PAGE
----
How have big brands responded? Since they haven’t been able to buy plots from farmers in the prized Wuyi Ecological Preserve, instead they’ve purchased “signage rights,” paying farmers to allow them to put up signs advertising that the tea planted in a given plot was owned by big brands. This allows the big factory plantations to grow tea using unsustainable techniques in remote low elevation regions while still taking their clients (often foreign buyers) to their signs in Wuyishan for photo ops posing in someone else’s tea grove.
It takes a determination, resilience, and the accumulated capital of a multi-generational tea family like the Li Family to fight back. Li Xiangxi’s tea institute exposes these instances of fraud, while her brother and cousin’s masterful finishing and oolong techniques win the family awards at blind-judged competitions where the big brands can’t buy a gold medal.
The Li family is confident that the quality they have to offer will speak for itself over time. They can’t sell at prices as low as machine-harvested tea from outside Wuyishan, but that is not their goal. Their goal is to help the market see the startling difference in quality and come to value the sustainable, biodiverse growing techniques and hand-finishing for which they are know.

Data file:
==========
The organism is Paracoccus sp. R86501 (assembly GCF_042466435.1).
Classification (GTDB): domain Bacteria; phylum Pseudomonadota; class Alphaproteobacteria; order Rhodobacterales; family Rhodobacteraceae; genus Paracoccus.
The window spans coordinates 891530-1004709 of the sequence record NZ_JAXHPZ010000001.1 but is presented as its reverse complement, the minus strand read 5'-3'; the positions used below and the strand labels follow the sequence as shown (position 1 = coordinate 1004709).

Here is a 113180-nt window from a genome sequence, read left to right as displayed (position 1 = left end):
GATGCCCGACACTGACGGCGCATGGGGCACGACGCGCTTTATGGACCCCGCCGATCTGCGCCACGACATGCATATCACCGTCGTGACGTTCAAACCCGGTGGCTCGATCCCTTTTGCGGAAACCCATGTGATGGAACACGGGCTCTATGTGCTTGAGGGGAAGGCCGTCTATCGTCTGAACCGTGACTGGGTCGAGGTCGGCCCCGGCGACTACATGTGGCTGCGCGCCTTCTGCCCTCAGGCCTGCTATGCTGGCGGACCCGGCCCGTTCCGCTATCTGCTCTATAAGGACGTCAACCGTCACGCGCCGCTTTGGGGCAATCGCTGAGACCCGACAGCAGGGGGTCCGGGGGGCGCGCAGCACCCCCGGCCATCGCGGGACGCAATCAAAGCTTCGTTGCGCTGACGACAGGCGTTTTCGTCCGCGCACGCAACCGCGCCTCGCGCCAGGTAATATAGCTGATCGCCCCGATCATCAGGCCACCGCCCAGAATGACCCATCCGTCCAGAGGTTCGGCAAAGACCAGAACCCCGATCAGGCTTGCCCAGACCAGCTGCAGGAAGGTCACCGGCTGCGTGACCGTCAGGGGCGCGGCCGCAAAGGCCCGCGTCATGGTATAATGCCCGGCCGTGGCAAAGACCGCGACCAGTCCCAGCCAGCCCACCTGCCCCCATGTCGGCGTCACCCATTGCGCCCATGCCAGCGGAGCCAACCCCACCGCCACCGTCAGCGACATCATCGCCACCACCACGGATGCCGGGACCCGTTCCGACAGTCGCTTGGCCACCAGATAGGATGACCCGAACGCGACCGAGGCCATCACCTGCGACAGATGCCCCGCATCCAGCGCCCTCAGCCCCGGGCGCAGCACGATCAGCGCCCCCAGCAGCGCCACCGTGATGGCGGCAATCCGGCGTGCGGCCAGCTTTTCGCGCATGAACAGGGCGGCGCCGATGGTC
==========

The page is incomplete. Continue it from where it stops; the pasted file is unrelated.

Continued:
Luckily, the fame and demand for their tea gives them the time and the voice to make that change, all while continuing to invest in their workshop and in protecting the old tree stock for the next generation.
No matter the region, small family farmers are able to adapt, improve and grow in ways that the large operations cannot. Whether it is the grit and determination of the He Family in Laoshan making a name for the region, or the fierce Li Family fighting to protect what makes Wuyishan tea famous, these are the families who are making a future not just for their children, but for the tea industry itself.
These are just two examples. If you want to see how family farming creates a unique and special situation across China, read about Master Zhang’s work in bringing Original Ecological Preserve designation, biodiversity and craftsmanship to Daping Village, or Huang Ruiguang’s leadership in Fenghuang, or the Dongsa Cooperative’s 1st generation investment in tea craft for their children and grandchildren.
All across China,the tea industry is energized by the voices and passion of people like our partners. The only thing holding back a bright future for sustainable high quality tea is the difficulty in in finding and connecting with small family growers.